AKRON, OHIO—Dow Chemical Co. is looking to get a bigger piece of the 10 billion-pound-a-year global engineering compounds market by expanding capacity and reorganizing its business in that area.
``We've decided to participate further in that market segment,'' Dow's Ulf Buergel said in a May 4 interview in Akron. ``It's a major change that will allow us to focus on customer cost reduction and low-cost solutions.''
Buergel, a 14-year Dow veteran, became global business manager of the company's engineering compounds platform in late 1996. The platform, part of Dow Plastics' engineering plastics business, posted sales of about $200 million last year, half of which were in the automotive market.
Although the reorganization was approved by Dow brass in early 1997, it is getting its first big public boost this year. The move is intended to give Midland, Mich.-based Dow a broader base to market its Questra-brand crystalline polymers, Pulse polycarbonate/ABS blends and compounds based on the firm's Magnum ABS, Calibre PC and Inspire polypropylene.
The biggest physical change will be an expansion at Dow's DH Compounds joint venture plant, a partnership with Cleveland's M.A. Hanna Co. in Clinton, Tenn. The expansion, to be operating early next year, will boost capacity as much as 45 percent and will result in a 10 percent increase in manufacturing jobs at the site. Both of those increases are compared with 1996 totals, officials said.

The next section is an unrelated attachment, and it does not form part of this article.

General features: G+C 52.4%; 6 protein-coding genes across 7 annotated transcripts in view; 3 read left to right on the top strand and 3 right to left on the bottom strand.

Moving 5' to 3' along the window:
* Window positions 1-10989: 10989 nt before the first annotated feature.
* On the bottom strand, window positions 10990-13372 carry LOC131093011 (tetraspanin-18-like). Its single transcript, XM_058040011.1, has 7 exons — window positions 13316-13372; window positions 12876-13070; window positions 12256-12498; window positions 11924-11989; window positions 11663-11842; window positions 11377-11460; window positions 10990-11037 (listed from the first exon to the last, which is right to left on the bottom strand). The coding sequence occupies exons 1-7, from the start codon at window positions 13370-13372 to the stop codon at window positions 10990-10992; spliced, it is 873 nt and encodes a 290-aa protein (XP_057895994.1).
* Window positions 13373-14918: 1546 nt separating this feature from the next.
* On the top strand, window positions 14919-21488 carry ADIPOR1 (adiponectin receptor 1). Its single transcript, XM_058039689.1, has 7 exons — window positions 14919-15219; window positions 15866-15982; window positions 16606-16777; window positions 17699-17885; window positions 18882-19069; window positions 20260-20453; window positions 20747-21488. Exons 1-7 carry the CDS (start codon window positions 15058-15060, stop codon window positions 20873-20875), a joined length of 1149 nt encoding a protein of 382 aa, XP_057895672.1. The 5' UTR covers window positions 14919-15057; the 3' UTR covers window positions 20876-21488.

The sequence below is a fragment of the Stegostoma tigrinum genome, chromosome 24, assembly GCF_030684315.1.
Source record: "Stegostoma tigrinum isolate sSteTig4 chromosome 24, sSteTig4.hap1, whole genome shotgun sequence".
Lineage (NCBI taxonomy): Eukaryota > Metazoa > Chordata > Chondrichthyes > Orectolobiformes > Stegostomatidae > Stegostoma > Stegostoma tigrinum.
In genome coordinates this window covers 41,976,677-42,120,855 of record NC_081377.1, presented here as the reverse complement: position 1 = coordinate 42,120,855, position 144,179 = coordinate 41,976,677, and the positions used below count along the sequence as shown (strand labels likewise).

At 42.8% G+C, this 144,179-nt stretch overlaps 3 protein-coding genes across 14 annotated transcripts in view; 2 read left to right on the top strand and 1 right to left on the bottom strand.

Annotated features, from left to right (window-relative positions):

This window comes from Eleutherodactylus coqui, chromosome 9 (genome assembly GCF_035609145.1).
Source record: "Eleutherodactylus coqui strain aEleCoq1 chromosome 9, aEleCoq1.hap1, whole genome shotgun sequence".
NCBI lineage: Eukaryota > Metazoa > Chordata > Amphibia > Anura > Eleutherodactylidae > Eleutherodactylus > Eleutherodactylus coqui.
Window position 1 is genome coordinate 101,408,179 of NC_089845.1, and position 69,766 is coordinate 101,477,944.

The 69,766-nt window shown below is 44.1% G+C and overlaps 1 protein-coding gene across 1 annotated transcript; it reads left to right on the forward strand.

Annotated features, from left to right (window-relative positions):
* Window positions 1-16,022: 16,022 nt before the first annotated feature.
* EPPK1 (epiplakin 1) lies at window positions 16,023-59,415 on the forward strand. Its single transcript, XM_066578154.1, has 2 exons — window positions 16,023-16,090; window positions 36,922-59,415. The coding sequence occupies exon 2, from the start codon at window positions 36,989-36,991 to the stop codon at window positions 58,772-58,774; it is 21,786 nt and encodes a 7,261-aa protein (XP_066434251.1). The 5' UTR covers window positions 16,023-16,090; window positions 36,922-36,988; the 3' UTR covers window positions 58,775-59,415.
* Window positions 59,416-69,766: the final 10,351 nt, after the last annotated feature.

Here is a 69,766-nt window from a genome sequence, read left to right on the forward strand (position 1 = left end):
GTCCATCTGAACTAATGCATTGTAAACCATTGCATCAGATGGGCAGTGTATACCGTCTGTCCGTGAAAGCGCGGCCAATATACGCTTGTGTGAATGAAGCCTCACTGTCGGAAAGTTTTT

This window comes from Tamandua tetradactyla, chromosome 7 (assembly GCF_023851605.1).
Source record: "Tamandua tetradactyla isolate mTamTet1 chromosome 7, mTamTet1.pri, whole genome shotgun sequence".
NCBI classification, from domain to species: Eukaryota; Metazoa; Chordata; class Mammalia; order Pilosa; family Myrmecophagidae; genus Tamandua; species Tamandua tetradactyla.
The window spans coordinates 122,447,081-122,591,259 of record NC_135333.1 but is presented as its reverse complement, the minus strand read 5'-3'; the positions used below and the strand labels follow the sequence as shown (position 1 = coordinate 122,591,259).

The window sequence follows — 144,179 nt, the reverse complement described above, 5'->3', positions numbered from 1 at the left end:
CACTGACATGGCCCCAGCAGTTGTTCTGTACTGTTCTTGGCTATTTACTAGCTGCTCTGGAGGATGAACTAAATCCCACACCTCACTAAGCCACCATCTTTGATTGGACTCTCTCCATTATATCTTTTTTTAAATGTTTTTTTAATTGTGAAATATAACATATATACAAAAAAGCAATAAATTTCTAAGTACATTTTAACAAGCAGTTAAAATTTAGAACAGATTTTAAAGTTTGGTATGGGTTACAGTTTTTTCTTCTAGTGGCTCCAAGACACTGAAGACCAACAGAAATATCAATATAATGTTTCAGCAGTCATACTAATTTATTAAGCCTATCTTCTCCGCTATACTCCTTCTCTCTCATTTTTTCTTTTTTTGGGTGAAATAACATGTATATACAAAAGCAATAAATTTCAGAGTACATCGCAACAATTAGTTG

Some production of tailor-made products, such as Pulse PC/ABS, also will be transferred to Clinton from Dow's Freeport, Texas, site.
A similar expansion is planned at the company's compounding facility in Terneuzen, Netherlands, later this year. In December, Dow announced plans for a new, 80 million-pound-per-year Questra plant in Schkopau, Germany.
Dow sees an opportunity to take advantage of its broad resin arsenal as well as its continuing consolidation in the North American compounding industry, according to Buergel.
Acquisitions and mergers of independent compounders have reduced their number to about 200 in North America, compared with about 400 in Europe and 600 in the Pacific region, Dow estimates. Buergel said the company expects this trend to continue.
PC/ABS blends are the platform's ``volume driver'' right now, until Dow's initial PP production starts in Schkopau later this year, and in Freeport in early 2000.
But Questra, a syndiotactic polystyrene made using Dow's Insite metallocene technology, will generate more sales at first, according to Scott Moore, the platform's senior product market manager.
Questra is finding uses in such products as connectors in under-the-hood automotive and electrical/electronic applications, as well as oven-related appliances and reusable medical items. The product received a major boost last summer when it was licensed by three major North American engineering resin compounders — LNP Engineering Plastics of Exton, Pa.; RTP Co. of Winona, Minn.; and Lati USA Inc. of Mount Pleasant, S.C.